The cherry blossoms are finally blooming in Washington DC for the 2013 annual meeting of the American Association for Cancer Research (AACR).

With AACR in DC this year, the following traditional Japanese haiku published on the National Park Service website struck me as appropriate for cancer researchers and survivors to reflect on:

Yo no naka wa, Mikka minu ma ni, Sakura kana

“Life is short, like the three day glory of the cherry blossoms.”

Yesterday at AACR was predominantly an educational day, but several studies were highlighted to the assembled media.  One of the late-breaking clinical trials that caught my attention was the preliminary phase 1 data on Genentech’s novel new agent DMUC5754A.

Joyce Liu MD MPH. Photo: Dana-Farber Cancer Institute

Joyce Liu MD MPH

LB-290 Targeting MUC16 with the Antibody-Drug Conjugate DMUC5754A in patients with platinum-resistant ovarian cancer.  This data will be presented by Joyce Liu, MD, MPH from Dana-Farber Cancer Institute in the Clinical Trials Symposium on Tuesday, Apr 9 at 4.00 pm.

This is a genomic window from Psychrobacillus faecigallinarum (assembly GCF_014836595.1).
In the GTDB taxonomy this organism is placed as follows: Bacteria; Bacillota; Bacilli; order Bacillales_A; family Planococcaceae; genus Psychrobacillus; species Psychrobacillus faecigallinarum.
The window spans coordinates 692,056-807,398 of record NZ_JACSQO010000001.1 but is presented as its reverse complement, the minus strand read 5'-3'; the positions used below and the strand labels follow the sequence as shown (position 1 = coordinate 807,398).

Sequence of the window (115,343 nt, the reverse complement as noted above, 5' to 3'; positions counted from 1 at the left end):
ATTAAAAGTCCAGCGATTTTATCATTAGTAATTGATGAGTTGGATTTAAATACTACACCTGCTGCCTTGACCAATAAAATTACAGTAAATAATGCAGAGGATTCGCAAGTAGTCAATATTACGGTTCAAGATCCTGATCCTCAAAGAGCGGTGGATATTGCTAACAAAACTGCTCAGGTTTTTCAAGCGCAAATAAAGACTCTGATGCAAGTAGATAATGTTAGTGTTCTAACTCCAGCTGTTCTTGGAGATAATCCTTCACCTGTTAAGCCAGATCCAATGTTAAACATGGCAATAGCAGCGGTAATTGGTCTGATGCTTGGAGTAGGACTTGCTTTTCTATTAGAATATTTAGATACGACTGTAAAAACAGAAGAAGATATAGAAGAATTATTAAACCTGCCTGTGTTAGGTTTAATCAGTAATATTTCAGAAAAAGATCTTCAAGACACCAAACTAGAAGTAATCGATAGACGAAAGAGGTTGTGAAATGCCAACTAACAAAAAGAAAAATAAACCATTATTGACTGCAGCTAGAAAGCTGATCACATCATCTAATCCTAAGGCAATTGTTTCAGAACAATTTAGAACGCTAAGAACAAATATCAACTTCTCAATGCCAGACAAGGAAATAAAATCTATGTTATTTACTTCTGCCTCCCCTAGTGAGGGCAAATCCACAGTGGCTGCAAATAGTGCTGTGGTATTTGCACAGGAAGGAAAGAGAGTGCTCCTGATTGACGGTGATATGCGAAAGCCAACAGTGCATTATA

Dana-Farber issued a press release yesterday  – here’s the link. The picture of Dr Liu is from her Dana-Farber profile.

Ovarian cancer causes more deaths in women than any other cancer of the reproductive organs, with an estimated 20,000 women diagnosed with this cancer each year.  The majority of women are treated with traditional platinum based chemotherapies, and most of these relapse and develop drug-resistant disease.  This makes the development a new novel agent such as DMUC5754A that will treat platinum-resistant ovarian cancer a major potential breakthrough.

In an AACR media release, Dr Liu commented on how the drug works:

“This drug consists of an antibody and a potent toxin joined by a cleavable linker. The antibody identifies a protein, MUC16, which is highly expressed in ovarian cancers, and targets the toxin to kill the cancer cells.”

Liu went on to note that, “Unlike other cancer treatments, the antibody-drug conjugate releases the toxin with relative selectivity to the MUC16-positive cancer cells.  This allows delivery of drugs that would otherwise be too toxic for treatment.”

According to Liu, “If the activity of this drug is confirmed in additional trials, this will represent a novel type of therapy for ovarian cancer, with effectiveness in platinum-resistant ovarian cancer, which is the hardest type of ovarian cancer to treat.”

Genentech are particularly good at sharing early data at AACR, and based on the promising responses in MUC16 IHC 2/3+ patients, this new ADC compound is likely to progress to phase 2 – a compound to watch out for in the future.